Global Medicines Program

January 22, 2014

Global Medicines Program Participates in First Global Symposium for Health Systems Research

Catherine Corbell of the Global Medicines Program presented a poster entitled “Feasibility of linking records in automated databases for conducting pharmacoepidemiologic studies in resource-poor countries:  the case of Namibia” at the First Global Symposium for Health Systems Research. You can view the poster here.

Participants left energized and looking forward to how they can strengthen the field and expand its reach. This important meeting drew together over 1 200 people from 100 countries.

The symposium was organized by the World Health Organization, the Special Programme for Research and Training in Tropical Diseases (TDR), the Alliance for Health Policy and Systems Research, the Special Programme of Research, Development and Research Training in Human Reproduction (HRP), and the Global Forum for Health Research, in partnership with more than 20 other major funders, demonstrating the growing interest and support for this field.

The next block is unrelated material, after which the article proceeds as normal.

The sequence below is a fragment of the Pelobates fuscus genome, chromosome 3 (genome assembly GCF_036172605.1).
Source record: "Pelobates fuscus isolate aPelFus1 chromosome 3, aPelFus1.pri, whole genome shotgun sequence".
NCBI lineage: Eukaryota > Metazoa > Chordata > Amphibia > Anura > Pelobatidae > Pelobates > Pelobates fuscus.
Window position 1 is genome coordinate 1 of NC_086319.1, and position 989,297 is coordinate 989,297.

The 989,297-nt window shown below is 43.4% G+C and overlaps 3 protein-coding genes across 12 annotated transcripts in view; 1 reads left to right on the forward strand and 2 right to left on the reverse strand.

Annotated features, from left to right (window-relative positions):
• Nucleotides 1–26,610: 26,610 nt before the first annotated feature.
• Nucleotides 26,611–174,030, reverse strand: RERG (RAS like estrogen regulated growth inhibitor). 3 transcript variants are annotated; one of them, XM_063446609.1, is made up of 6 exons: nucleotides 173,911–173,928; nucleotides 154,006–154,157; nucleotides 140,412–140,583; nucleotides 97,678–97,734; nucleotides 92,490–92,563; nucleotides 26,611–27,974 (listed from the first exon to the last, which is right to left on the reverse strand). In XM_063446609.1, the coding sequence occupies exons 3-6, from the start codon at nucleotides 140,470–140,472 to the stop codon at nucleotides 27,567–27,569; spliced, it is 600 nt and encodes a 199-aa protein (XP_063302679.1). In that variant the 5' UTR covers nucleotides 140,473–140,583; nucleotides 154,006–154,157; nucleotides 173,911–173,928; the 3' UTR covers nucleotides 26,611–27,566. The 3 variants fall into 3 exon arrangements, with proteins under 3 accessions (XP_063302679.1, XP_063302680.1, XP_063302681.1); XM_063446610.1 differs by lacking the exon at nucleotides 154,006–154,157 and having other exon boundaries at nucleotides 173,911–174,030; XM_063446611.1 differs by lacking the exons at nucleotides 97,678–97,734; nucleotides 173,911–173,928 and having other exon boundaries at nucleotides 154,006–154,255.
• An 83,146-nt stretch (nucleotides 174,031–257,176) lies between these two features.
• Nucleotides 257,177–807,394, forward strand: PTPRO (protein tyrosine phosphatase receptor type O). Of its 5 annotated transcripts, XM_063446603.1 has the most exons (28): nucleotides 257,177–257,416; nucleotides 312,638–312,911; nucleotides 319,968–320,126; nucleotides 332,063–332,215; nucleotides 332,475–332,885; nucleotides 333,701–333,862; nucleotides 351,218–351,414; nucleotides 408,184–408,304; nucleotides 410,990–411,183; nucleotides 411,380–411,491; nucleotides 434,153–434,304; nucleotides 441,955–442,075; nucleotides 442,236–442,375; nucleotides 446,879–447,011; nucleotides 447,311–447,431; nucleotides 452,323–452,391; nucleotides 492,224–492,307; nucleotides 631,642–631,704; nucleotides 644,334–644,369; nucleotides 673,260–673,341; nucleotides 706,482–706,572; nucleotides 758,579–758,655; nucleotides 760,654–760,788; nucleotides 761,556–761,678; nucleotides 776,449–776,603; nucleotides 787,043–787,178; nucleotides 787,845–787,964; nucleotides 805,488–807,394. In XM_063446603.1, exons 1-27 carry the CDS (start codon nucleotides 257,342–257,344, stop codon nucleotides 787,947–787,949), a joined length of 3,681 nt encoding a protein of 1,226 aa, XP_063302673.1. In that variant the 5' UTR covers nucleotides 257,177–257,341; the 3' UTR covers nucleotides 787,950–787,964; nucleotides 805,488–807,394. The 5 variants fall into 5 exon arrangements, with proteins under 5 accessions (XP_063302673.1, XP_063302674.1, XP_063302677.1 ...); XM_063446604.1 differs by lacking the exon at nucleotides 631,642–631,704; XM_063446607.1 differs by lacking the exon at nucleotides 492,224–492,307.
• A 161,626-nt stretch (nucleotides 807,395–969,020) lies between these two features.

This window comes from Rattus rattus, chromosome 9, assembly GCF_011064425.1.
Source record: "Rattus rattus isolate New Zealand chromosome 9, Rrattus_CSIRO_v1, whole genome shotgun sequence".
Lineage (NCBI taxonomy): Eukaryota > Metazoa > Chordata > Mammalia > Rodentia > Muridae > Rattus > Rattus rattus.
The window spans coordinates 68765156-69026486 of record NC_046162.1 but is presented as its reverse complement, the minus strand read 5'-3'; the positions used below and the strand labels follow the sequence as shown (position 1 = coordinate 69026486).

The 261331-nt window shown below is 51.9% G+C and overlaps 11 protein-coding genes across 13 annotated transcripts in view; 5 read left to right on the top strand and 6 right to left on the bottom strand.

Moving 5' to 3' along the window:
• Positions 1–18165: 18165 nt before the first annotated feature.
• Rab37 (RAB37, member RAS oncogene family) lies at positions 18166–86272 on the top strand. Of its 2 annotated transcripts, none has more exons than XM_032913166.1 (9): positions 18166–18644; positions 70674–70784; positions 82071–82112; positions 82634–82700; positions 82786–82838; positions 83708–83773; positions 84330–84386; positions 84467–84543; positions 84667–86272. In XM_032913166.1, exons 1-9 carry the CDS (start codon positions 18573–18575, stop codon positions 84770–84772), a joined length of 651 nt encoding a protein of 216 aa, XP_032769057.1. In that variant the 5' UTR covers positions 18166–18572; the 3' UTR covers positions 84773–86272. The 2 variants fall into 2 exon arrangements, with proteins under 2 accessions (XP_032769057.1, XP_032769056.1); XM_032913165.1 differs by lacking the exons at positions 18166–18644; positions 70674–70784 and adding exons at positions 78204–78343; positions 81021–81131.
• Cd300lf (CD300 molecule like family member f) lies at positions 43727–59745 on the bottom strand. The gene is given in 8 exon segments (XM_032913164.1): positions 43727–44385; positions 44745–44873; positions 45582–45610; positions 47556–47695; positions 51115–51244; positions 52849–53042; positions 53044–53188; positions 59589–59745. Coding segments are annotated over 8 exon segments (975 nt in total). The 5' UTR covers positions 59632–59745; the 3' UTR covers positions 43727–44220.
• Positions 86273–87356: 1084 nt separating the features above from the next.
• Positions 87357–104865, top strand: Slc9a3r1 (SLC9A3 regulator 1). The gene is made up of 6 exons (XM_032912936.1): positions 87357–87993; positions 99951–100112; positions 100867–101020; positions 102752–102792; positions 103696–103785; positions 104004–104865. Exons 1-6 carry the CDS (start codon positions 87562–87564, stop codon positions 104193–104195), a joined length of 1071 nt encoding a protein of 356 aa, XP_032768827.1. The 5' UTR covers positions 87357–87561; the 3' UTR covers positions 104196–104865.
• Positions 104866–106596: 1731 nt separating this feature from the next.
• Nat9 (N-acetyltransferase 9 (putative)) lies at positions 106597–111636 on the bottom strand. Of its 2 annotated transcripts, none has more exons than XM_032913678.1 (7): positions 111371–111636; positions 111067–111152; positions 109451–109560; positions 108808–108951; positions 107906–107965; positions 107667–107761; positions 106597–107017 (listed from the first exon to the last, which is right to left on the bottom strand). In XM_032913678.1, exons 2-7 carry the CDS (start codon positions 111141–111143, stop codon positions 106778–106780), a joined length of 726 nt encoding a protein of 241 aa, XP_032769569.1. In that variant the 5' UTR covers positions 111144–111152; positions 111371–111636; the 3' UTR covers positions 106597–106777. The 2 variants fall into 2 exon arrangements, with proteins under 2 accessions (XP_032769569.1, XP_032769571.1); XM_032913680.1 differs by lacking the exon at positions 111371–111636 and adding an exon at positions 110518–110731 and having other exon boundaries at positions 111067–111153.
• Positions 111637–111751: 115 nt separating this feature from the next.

Here are links to the final press release that is being distributed, as well as the symposium official closing statement.

Press release:

Symposium official closing statement:

On the website at, you will find all videos and
PowerPoint’s of the plenary and grand hall session presentations,
as well as news articles written during the week, background papers,
blogs and links to outside news coverage.

About  TDR
The Special Programme for Research and Training in Tropical Diseases (TDR)
is a global programme of scientific collaboration established in 1975,
sponsored by the United Nations Children’s Fund, United Nations Development Programme, World Bank and World Health Organization (WHO), and administered by WHO in Geneva, Switzerland. Its focus is on working with institutions in low and middle income countries on research into neglected diseases of the poor, with the goal of improving existing approaches and developing new ways to prevent, diagnose, treat and control these diseases.

For more information, visit: